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Ernst Jünger

Jünger, Ernst (ĕrnst yüngˈər) [key], 1895–1998, German writer. Jünger's early war novels were based on arduous army experience. Strongly influenced by Nietzsche, they glorified war and its sacrifice as the greatest physical and mental stimulants. Among these works are Storm of Steel (1920, tr. 1929), Feuer und Blut (1924), and Copse 125 (1925, tr. 1930). Later he opposed Hitler and rejected his own militarism in a mystical plea for peace, expressed in his diaries of the war years and in the futuristic novels On the Marble Cliffs (1939, tr. 1947), an allegorical attack on Nazism; Gärten und Strassen (1942); and Heliopolis (1949). His later works include The Glass Bees (1957, tr. 1961) and Aladdin's Problem (1983, tr. 1992).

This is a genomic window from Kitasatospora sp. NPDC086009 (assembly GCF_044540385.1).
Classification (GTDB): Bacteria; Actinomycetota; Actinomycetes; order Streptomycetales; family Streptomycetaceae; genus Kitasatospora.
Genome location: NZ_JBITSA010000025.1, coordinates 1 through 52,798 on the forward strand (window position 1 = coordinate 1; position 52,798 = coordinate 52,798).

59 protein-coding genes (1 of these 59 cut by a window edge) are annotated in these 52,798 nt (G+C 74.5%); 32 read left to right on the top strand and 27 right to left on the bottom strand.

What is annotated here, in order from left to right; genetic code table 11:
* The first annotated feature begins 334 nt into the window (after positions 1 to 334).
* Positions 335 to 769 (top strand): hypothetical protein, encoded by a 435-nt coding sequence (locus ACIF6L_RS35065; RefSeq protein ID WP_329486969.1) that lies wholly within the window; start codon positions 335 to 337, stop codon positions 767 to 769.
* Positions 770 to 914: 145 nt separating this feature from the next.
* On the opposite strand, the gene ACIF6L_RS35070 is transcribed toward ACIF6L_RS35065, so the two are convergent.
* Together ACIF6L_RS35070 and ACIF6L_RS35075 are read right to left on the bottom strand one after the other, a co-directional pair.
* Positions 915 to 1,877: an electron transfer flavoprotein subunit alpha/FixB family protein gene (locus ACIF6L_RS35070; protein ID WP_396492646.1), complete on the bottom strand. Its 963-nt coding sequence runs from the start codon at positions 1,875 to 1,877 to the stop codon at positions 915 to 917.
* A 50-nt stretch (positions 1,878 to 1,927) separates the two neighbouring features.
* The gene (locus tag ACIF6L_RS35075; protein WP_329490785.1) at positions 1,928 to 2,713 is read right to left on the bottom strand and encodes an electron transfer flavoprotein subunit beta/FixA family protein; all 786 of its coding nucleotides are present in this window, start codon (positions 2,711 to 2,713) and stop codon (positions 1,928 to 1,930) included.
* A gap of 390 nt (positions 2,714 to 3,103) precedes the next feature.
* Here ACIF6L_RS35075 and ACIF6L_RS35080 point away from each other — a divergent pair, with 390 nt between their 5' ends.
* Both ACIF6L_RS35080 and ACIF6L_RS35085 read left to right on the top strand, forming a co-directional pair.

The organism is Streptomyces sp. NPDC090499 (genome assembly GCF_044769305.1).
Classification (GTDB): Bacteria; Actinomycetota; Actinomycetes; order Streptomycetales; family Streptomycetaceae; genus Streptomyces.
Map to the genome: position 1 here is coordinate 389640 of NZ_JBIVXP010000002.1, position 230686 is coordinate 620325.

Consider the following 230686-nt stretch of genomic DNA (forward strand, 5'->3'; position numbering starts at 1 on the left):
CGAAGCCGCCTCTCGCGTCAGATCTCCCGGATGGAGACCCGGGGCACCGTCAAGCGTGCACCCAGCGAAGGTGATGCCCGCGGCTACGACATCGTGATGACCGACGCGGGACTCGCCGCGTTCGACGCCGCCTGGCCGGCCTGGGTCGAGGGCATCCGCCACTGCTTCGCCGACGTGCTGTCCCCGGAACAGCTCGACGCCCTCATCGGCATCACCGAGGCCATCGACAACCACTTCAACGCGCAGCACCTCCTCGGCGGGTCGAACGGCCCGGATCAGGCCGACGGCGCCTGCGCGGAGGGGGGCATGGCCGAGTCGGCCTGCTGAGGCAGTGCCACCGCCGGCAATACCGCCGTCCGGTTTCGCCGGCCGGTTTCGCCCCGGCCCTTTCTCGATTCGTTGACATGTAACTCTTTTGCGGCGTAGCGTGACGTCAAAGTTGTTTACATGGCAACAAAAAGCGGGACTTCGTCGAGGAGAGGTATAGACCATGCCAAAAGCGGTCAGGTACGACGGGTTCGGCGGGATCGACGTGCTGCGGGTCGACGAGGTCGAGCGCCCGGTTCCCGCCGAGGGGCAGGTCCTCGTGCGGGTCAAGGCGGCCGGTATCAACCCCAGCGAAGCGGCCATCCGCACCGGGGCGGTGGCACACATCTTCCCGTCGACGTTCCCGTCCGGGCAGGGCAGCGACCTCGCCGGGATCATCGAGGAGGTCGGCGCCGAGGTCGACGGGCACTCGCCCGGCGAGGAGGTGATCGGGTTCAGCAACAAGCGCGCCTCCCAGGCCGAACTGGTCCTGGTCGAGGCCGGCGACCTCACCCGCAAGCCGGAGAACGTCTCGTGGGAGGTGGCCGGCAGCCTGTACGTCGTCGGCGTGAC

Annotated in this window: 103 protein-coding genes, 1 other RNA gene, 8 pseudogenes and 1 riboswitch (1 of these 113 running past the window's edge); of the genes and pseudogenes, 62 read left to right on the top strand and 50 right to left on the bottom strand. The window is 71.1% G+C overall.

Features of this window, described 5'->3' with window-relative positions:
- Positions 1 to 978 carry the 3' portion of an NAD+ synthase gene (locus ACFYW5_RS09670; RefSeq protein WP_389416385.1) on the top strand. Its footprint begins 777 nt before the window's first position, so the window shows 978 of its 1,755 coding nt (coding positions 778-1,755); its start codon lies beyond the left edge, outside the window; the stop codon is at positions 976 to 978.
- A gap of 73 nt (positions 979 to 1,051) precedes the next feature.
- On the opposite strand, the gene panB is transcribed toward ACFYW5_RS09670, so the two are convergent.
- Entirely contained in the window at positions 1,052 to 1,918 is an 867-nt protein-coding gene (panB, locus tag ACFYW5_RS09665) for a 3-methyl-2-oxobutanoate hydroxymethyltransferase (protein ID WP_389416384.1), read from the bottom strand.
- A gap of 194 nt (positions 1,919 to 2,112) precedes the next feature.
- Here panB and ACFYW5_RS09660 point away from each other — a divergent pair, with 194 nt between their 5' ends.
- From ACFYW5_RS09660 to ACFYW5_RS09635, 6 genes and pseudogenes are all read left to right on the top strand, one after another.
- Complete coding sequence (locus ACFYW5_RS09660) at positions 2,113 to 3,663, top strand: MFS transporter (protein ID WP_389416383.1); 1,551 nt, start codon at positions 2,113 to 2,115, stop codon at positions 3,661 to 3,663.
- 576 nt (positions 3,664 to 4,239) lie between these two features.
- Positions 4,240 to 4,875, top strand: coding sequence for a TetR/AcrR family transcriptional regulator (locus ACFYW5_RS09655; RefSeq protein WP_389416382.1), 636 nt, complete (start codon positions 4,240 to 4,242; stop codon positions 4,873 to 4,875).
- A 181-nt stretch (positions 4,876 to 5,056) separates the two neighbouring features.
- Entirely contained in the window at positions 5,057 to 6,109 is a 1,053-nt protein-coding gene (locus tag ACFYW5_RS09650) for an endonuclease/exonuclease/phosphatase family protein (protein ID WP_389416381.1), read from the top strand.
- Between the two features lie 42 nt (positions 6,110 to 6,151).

See studies by J. P. Stern (1953), G. Loose (1974), and R. Woods (1982).

The Columbia Electronic Encyclopedia, 6th ed. Copyright © 2012, Columbia University Press. All rights reserved.

See more Encyclopedia articles on: German Literature: Biographies


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